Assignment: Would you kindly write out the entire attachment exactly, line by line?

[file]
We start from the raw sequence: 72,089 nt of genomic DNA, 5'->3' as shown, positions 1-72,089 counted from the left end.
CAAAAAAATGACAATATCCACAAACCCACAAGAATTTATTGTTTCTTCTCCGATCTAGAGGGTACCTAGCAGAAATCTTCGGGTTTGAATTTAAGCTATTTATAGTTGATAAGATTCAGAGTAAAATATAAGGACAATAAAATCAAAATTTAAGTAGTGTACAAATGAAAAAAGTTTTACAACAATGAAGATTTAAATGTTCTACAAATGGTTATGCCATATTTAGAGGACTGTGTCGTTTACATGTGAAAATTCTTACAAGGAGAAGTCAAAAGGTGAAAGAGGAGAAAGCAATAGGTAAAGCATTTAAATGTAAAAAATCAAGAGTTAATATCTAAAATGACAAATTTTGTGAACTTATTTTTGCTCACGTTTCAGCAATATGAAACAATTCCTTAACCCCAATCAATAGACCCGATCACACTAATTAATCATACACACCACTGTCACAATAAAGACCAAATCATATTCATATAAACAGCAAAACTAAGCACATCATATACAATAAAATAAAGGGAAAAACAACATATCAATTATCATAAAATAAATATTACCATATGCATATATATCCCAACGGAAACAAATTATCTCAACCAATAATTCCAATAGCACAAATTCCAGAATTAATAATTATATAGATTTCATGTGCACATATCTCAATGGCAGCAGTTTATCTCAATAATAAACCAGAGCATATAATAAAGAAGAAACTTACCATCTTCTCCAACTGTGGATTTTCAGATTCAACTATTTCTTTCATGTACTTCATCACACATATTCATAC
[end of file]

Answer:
We start from the raw sequence: 72,089 nt of genomic DNA, 5'->3' as shown, positions 1-72,089 counted from the left end.
CAAAAAAATGACAATATCCACAAACCCACAAGAATTTATTGTTTCTTCTCCGATCTAGAGGGTACCTAGCAGAAATCTTCGGGTTTGAATTTAAGCTATTTATAGTTGATAAGATTCAGAGTAAAATATAAGGACAATAAAATCAAAATTTAAGTAGTGTACAAATGAAAAAAGTTTTACAACAATGAAGATTTAAATGTTCTACAAATGGTTATGCCATATTTAGAGGACTGTGTCGTTTACATGTGAAAATTCTTACAAGGAGAAGTCAAAAGGTGAAAGAGGAGAAAGCAATAGGTAAAGCATTTAAATGTAAAAAATCAAGAGTTAATATCTAAAATGACAAATTTTGTGAACTTATTTTTGCTCACGTTTCAGCAATATGAAACAATTCCTTAACCCCAATCAATAGACCCGATCACACTAATTAATCATACACACCACTGTCACAATAAAGACCAAATCATATTCATATAAACAGCAAAACTAAGCACATCATATACAATAAAATAAAGGGAAAAACAACATATCAATTATCATAAAATAAATATTACCATATGCATATATATCCCAACGGAAACAAATTATCTCAACCAATAATTCCAATAGCACAAATTCCAGAATTAATAATTATATAGATTTCATGTGCACATATCTCAATGGCAGCAGTTTATCTCAATAATAAACCAGAGCATATAATAAAGAAGAAACTTACCATCTTCTCCAACTGTGGATTTTCAGATTCAACTATTTCTTTCATGTACTTCATCACACATATTCATAC